Throughout his nearly 70-year career as a playwright and essayist, Arthur Miller—who was born 100 years ago Saturday, on Oct. 17, 1915—was as prolific as he was esteemed, writing dozens of plays and screenplays and garnering in return a Pulitzer, a healthy slew of Tony Awardss and a potpourri of mantle-worthy accolades. But his most famous works, and the plays to which LIFE magazine dispatched several of its most renowned photographers, were the ones that debuted between the late 1940s and mid-1950s.
If you were to scour lists of Miller's greatest hits, four plays would surface as the most repeated: All My Sons (1947), Death of a Salesman (1949), The Crucible (1953) and A View From the Bridge (1955). Though Miller would go on to write dozens more over the next half-century, these four plays not only yielded the playwright the most attention—some of it unwanted—but also encapsulate many of the thematic threads Miller wove into his oeuvre: disillusionment and the American dream, McCarthy-era paranoia, familial connections and morality.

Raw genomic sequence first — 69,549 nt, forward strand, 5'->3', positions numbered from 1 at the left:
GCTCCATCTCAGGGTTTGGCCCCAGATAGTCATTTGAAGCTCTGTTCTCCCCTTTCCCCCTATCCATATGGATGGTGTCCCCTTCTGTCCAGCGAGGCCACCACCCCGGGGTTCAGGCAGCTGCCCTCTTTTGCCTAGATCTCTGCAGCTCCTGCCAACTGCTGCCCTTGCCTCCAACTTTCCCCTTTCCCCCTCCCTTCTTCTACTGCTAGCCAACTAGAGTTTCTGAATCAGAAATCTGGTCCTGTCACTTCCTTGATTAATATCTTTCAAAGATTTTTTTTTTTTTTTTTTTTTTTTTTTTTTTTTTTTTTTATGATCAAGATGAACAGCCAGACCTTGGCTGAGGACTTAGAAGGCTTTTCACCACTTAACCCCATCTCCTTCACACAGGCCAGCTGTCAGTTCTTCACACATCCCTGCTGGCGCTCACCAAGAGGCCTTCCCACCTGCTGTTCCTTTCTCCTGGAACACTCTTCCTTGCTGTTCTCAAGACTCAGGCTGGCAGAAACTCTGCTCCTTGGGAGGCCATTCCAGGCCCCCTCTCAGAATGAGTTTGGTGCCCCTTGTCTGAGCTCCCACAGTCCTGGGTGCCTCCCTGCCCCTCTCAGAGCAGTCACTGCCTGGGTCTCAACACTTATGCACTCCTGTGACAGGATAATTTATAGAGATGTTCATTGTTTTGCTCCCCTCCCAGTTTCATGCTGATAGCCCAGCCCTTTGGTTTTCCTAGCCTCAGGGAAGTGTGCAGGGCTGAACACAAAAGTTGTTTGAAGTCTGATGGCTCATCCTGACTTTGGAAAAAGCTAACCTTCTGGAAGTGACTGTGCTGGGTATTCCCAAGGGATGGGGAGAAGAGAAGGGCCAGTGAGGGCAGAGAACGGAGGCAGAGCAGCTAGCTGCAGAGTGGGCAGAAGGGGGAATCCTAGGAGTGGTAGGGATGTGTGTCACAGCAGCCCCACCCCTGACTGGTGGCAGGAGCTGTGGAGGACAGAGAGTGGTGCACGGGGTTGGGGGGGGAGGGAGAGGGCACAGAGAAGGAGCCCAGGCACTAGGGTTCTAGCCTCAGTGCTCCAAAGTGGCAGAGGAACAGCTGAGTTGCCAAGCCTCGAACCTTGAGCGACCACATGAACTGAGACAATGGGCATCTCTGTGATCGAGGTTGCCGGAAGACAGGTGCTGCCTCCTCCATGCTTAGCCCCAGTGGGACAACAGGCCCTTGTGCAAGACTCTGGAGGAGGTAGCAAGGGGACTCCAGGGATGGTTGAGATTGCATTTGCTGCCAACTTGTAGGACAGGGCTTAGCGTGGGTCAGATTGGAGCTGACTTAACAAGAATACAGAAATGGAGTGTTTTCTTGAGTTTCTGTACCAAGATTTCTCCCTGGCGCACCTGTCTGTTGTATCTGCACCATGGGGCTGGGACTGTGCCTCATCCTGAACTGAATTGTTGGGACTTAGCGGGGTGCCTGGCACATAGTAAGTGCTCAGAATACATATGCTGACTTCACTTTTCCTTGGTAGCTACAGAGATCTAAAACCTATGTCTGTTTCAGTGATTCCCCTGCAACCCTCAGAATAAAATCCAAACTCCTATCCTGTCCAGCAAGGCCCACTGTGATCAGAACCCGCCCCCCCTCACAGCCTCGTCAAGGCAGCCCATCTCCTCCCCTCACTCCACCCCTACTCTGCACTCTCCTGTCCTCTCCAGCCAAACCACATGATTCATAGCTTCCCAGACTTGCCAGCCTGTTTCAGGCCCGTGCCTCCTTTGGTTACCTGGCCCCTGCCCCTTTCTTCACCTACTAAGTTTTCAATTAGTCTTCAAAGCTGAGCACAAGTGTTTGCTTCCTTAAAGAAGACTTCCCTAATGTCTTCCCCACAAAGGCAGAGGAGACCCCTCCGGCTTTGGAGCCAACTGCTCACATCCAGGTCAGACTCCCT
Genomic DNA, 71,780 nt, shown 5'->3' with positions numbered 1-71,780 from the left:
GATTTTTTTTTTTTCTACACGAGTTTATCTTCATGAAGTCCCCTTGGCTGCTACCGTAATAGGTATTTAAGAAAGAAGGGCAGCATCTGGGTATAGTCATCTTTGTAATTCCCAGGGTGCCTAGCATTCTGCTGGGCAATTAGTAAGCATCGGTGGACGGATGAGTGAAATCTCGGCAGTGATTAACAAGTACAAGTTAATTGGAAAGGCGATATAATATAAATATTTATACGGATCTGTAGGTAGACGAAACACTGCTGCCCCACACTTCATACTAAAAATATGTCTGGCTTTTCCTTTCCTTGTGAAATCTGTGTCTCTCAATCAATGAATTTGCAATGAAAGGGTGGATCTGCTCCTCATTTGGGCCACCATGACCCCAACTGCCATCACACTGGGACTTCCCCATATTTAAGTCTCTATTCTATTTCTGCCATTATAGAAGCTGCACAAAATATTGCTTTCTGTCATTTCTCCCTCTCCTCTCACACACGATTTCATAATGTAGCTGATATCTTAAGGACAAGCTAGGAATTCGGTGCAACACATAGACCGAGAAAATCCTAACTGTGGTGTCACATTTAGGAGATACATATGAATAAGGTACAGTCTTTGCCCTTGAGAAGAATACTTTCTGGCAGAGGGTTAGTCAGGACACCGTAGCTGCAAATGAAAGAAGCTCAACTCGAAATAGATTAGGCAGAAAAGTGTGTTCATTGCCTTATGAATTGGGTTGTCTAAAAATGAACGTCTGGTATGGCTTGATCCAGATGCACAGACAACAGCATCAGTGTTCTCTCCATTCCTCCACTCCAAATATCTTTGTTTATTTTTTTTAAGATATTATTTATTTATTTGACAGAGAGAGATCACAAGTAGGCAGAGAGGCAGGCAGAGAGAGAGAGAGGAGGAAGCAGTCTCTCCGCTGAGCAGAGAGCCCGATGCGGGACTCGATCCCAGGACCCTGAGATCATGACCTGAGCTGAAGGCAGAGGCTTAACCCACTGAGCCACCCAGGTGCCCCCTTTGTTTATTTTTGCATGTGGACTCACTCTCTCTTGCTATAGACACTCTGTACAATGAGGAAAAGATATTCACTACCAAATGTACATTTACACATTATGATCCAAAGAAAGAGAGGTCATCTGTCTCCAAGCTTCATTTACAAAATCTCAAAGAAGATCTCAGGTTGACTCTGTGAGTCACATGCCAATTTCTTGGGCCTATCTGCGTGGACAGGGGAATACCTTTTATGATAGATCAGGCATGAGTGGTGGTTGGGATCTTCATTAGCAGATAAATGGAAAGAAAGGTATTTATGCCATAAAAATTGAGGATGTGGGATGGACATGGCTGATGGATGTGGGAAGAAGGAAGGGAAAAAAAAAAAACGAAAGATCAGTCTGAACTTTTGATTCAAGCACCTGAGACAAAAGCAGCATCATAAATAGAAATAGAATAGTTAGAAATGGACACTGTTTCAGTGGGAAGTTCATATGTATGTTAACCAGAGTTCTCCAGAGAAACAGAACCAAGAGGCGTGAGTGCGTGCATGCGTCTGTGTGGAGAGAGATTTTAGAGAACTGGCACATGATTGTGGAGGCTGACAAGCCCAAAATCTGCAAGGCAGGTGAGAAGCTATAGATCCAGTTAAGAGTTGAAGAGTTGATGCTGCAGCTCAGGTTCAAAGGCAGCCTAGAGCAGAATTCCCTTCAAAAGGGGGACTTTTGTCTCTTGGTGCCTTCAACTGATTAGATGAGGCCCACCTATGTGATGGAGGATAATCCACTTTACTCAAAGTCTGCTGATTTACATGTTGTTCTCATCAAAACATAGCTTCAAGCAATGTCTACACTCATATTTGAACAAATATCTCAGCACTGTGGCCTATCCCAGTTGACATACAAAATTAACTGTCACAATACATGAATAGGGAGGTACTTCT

Perhaps the greatest indication that an artist’s work has lasting meaning is its ability to be reinterpreted and recontextualized, its themes applied in new ways decades after its debut. As Miller's centennial is celebrated in New York City this weekend, contemporary playwrights prove that his work not only outlives its creator but transcends the bounds of both nation and language: A View From the Bridge will be staged in a Syrian-Muslim interpretation and Death of a Salesman will be performed entirely in Yiddish.
Liz Ronk, who edited this gallery, is the Photo Editor for LIFE.com. Follow her on Twitter @lizabethronk.